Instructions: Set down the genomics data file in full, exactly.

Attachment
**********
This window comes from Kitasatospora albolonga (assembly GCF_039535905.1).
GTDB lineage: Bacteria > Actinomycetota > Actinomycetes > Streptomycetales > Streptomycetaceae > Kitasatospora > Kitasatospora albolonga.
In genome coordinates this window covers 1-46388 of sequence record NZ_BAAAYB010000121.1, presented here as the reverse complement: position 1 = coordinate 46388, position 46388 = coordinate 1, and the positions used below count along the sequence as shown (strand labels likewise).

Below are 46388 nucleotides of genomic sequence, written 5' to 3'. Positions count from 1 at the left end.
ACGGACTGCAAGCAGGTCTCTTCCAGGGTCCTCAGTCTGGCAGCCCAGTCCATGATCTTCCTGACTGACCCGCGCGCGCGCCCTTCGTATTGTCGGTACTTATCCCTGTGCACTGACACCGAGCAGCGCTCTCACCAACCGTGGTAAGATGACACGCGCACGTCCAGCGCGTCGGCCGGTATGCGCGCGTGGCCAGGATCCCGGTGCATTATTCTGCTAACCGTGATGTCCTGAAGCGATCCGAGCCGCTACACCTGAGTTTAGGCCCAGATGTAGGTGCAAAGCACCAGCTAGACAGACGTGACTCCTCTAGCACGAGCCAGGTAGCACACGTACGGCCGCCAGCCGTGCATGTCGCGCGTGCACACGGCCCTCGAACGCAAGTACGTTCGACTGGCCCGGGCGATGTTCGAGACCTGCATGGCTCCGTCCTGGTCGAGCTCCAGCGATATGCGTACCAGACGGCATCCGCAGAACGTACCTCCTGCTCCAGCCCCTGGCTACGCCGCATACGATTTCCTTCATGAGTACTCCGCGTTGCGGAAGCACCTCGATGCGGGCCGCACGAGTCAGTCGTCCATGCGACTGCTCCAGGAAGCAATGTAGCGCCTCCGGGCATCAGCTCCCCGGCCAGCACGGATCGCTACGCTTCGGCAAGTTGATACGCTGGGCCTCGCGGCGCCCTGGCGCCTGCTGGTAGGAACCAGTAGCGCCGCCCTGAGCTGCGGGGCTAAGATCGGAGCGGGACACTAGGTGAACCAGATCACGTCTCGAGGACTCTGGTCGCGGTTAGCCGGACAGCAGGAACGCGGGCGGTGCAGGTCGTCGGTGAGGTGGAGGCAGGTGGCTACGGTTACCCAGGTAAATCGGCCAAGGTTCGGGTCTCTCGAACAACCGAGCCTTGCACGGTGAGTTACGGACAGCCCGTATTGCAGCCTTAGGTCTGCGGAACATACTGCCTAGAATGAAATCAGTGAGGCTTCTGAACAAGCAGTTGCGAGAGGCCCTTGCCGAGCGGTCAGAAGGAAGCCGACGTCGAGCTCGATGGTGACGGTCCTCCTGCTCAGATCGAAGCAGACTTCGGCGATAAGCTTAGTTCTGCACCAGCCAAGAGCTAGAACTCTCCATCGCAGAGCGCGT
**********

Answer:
This window comes from Kitasatospora albolonga (assembly GCF_039535905.1).
GTDB lineage: Bacteria > Actinomycetota > Actinomycetes > Streptomycetales > Streptomycetaceae > Kitasatospora > Kitasatospora albolonga.
In genome coordinates this window covers 1-46388 of sequence record NZ_BAAAYB010000121.1, presented here as the reverse complement: position 1 = coordinate 46388, position 46388 = coordinate 1, and the positions used below count along the sequence as shown (strand labels likewise).

Below are 46388 nucleotides of genomic sequence, written 5' to 3'. Positions count from 1 at the left end.
ACGGACTGCAAGCAGGTCTCTTCCAGGGTCCTCAGTCTGGCAGCCCAGTCCATGATCTTCCTGACTGACCCGCGCGCGCGCCCTTCGTATTGTCGGTACTTATCCCTGTGCACTGACACCGAGCAGCGCTCTCACCAACCGTGGTAAGATGACACGCGCACGTCCAGCGCGTCGGCCGGTATGCGCGCGTGGCCAGGATCCCGGTGCATTATTCTGCTAACCGTGATGTCCTGAAGCGATCCGAGCCGCTACACCTGAGTTTAGGCCCAGATGTAGGTGCAAAGCACCAGCTAGACAGACGTGACTCCTCTAGCACGAGCCAGGTAGCACACGTACGGCCGCCAGCCGTGCATGTCGCGCGTGCACACGGCCCTCGAACGCAAGTACGTTCGACTGGCCCGGGCGATGTTCGAGACCTGCATGGCTCCGTCCTGGTCGAGCTCCAGCGATATGCGTACCAGACGGCATCCGCAGAACGTACCTCCTGCTCCAGCCCCTGGCTACGCCGCATACGATTTCCTTCATGAGTACTCCGCGTTGCGGAAGCACCTCGATGCGGGCCGCACGAGTCAGTCGTCCATGCGACTGCTCCAGGAAGCAATGTAGCGCCTCCGGGCATCAGCTCCCCGGCCAGCACGGATCGCTACGCTTCGGCAAGTTGATACGCTGGGCCTCGCGGCGCCCTGGCGCCTGCTGGTAGGAACCAGTAGCGCCGCCCTGAGCTGCGGGGCTAAGATCGGAGCGGGACACTAGGTGAACCAGATCACGTCTCGAGGACTCTGGTCGCGGTTAGCCGGACAGCAGGAACGCGGGCGGTGCAGGTCGTCGGTGAGGTGGAGGCAGGTGGCTACGGTTACCCAGGTAAATCGGCCAAGGTTCGGGTCTCTCGAACAACCGAGCCTTGCACGGTGAGTTACGGACAGCCCGTATTGCAGCCTTAGGTCTGCGGAACATACTGCCTAGAATGAAATCAGTGAGGCTTCTGAACAAGCAGTTGCGAGAGGCCCTTGCCGAGCGGTCAGAAGGAAGCCGACGTCGAGCTCGATGGTGACGGTCCTCCTGCTCAGATCGAAGCAGACTTCGGCGATAAGCTTAGTTCTGCACCAGCCAAGAGCTAGAACTCTCCATCGCAGAGCGCGT